County joins legal case against opioid manufacturers
Carlton County is suing to get compensation for all the additional expenses — for the sheriff's department and county jail, the courts and health and human services — caused by opioid addiction.
On Monday, Feb. 26, Carlton County commissioners voted unanimously to pursue litigation against opioid manufacturers, joining a number of counties from around the state and other cities and counties units across the country. There is no fee to the county for joining the lawsuit; if the lawsuit is successful, the attorney fee would be 25 percent of the award.
County Attorney Thom Pertler described it as a "plus-plus."
"I think there are no drawbacks legally (to filing a lawsuit)," he said. "There's no risk to the county but there are potential benefits."
Pertler will serve as a liaison between Carlton County and the two partner law firms (Lockridge, Grindal & Naven and Gustafson, Gluck) that are filing lawsuits on behalf of at least 12 counties in Minnesota. The lawsuit will look at local impacts of opioid addiction, Pertler said, from overdoses to criminal activity to treatment costs.
"All things connected to the opioid epidemic," he added.
Attorneys from the law firms told the county board in January that the lawsuit alleges national pharmaceutical companies misrepresented the appropriate use of their highly addictive opioid pain medications.
Attorney David Asp said the drugs were approved for end of life pain management, but companies aggressively marketed them for chronic pain use, asserting that they were safe when they were, in fact, highly addictive.
Carlton County had some of the highest opioid prescription rates statewide from at least 2009 to 2014, hitting a peak in 2012, when the prescribing rate hit 113.3 per 100 people, more than one per person.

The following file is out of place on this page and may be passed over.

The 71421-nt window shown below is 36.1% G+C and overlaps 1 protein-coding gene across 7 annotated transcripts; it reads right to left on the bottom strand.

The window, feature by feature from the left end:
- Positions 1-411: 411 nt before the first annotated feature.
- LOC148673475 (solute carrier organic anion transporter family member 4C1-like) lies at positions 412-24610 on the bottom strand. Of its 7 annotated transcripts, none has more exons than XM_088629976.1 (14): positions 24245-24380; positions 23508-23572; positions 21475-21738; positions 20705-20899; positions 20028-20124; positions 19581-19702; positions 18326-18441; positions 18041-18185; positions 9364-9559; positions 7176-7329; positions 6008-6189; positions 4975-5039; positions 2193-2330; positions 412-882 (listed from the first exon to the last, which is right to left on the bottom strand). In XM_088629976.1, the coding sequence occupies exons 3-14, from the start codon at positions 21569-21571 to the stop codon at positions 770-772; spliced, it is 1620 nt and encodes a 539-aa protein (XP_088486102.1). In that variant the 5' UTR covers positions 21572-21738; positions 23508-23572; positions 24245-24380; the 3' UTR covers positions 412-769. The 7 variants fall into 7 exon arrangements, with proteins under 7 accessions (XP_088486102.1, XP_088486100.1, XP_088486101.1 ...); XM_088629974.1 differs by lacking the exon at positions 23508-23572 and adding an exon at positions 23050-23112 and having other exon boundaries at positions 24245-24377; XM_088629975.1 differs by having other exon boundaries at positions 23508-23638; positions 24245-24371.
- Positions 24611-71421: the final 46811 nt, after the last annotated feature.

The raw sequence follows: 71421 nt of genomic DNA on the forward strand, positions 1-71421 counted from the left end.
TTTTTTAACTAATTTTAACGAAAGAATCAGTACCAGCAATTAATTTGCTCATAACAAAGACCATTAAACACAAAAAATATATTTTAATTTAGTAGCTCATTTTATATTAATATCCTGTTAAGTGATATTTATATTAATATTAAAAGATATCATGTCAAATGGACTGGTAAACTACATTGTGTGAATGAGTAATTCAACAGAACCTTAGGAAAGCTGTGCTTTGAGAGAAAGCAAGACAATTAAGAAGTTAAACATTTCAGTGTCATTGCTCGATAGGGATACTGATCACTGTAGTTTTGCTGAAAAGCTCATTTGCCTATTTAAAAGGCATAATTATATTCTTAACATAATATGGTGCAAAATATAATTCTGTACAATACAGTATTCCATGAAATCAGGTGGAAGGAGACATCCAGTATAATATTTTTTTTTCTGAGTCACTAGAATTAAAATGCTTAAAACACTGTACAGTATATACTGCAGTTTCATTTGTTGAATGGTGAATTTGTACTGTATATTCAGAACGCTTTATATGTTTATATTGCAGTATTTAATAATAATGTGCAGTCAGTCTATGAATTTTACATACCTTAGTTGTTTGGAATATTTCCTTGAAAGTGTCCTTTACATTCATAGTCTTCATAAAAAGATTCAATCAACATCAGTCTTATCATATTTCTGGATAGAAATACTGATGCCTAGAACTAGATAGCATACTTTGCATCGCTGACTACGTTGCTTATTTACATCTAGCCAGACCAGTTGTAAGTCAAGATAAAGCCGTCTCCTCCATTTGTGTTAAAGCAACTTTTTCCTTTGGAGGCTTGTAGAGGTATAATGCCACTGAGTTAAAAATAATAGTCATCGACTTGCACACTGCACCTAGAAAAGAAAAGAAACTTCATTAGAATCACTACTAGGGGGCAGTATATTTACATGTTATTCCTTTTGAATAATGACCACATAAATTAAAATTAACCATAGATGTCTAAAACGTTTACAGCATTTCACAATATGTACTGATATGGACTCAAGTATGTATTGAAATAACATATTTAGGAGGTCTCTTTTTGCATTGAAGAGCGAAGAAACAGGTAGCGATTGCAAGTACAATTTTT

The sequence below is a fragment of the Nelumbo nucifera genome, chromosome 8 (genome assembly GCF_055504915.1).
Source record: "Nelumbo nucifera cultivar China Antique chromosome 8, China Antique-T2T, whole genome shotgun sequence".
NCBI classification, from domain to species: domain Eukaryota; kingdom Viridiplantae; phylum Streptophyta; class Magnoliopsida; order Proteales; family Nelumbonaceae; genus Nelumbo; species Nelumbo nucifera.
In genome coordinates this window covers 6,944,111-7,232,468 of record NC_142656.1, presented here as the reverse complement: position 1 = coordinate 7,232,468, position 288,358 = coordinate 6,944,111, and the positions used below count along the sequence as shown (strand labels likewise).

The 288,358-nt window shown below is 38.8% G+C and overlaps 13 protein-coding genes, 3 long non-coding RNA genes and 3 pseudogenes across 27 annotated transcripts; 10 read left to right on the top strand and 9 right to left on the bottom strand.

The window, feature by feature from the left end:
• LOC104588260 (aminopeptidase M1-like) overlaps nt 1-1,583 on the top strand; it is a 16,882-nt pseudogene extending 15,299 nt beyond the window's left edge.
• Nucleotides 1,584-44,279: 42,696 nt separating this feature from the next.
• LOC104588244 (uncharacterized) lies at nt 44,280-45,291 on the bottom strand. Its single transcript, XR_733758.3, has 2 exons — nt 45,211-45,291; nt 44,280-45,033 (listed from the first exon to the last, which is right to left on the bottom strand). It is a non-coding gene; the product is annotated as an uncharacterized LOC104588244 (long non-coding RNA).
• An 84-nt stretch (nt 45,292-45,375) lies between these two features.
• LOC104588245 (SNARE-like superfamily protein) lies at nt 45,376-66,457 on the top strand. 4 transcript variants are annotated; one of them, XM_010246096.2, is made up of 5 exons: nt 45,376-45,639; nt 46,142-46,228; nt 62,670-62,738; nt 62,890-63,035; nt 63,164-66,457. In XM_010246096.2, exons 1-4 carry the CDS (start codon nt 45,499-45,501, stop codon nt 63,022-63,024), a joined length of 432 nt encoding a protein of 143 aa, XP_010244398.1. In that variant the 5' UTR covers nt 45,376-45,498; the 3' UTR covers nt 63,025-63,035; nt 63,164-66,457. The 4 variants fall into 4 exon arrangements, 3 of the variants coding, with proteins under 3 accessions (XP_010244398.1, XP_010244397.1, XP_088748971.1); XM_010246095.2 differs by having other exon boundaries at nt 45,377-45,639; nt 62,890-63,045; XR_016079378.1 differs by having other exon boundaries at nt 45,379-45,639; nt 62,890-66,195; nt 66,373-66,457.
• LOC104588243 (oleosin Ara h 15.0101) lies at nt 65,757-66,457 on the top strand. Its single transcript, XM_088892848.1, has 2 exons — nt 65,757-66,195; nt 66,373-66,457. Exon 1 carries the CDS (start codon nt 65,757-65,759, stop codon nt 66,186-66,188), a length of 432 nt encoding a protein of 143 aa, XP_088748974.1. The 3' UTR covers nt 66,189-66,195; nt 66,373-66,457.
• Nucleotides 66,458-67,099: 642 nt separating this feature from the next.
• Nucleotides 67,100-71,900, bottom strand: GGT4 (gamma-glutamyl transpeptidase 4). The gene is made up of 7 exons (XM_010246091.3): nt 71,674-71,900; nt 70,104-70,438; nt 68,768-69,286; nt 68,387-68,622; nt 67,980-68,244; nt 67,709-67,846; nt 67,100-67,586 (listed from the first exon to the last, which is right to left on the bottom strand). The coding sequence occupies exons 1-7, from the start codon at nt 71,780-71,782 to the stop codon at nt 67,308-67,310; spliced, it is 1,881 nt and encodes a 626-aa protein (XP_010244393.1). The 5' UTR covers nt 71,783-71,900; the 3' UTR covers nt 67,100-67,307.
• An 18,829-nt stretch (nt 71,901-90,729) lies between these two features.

Prescription numbers are down now, but now "the consequences have increased," Asp said, noting the increase in numbers of people being treated for addiction, people dying from opioid abuse, child protection cases resulting from parent addiction and crimes related to people needing money to feed their addictions. The county is bearing the brunt of a lot of those costs.
Should the case succeed, the goal would be to use any money gained from the lawsuit to help the county pay its increased costs and set up a fund to help increase treatment availability and affordability, Asp told the board.
Although the attorneys were asking to represent Carlton County individually, cases filed by more than 220 cities and counties nationwide have been consolidated into a class action lawsuit currently being considered in Ohio. Carlton County would become part of that larger lawsuit, attorney Dave Goodwin told the commissioners.
Pertler said he expects the case to take a long time, possibly years. For now, the county is waiting to sign the contract to retain the two law firms.
In related news, Gov. Mark Dayton released opioid abuse proposals in February that, if passed by the Legislature, would annually invest about $12 million in high-impact strategies to treat and prevent opioid abuse, especially in communities that are disproportionately impacted by opioid addiction.
Dayton is also pushing for creation of an Opioid Stewardship Program, which would require that opioid manufacturers pay "a penny a pill" fee to fund a comprehensive prevention, treatment and recovery effort.